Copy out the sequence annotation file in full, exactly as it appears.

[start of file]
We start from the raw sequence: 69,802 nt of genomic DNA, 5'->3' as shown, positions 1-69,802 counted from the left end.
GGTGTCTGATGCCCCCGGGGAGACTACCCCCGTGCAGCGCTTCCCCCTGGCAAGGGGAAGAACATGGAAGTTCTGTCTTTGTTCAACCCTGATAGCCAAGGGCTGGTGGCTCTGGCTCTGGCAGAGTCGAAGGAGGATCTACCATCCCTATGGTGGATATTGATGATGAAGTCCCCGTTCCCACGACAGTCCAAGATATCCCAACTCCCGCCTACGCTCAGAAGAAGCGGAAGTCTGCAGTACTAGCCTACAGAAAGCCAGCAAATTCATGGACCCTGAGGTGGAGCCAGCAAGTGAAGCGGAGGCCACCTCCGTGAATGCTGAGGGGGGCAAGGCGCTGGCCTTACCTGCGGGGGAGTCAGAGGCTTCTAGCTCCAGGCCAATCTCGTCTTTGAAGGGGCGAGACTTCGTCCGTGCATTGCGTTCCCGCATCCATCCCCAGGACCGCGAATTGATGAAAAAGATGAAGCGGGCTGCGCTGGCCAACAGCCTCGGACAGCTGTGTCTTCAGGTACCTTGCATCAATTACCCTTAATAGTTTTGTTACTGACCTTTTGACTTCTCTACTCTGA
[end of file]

We start from the raw sequence: 69,802 nt of genomic DNA, 5'->3' as shown, positions 1-69,802 counted from the left end.
GGTGTCTGATGCCCCCGGGGAGACTACCCCCGTGCAGCGCTTCCCCCTGGCAAGGGGAAGAACATGGAAGTTCTGTCTTTGTTCAACCCTGATAGCCAAGGGCTGGTGGCTCTGGCTCTGGCAGAGTCGAAGGAGGATCTACCATCCCTATGGTGGATATTGATGATGAAGTCCCCGTTCCCACGACAGTCCAAGATATCCCAACTCCCGCCTACGCTCAGAAGAAGCGGAAGTCTGCAGTACTAGCCTACAGAAAGCCAGCAAATTCATGGACCCTGAGGTGGAGCCAGCAAGTGAAGCGGAGGCCACCTCCGTGAATGCTGAGGGGGGCAAGGCGCTGGCCTTACCTGCGGGGGAGTCAGAGGCTTCTAGCTCCAGGCCAATCTCGTCTTTGAAGGGGCGAGACTTCGTCCGTGCATTGCGTTCCCGCATCCATCCCCAGGACCGCGAATTGATGAAAAAGATGAAGCGGGCTGCGCTGGCCAACAGCCTCGGACAGCTGTGTCTTCAGGTACCTTGCATCAATTACCCTTAATAGTTTTGTTACTGACCTTTTGACTTCTCTACTCTGA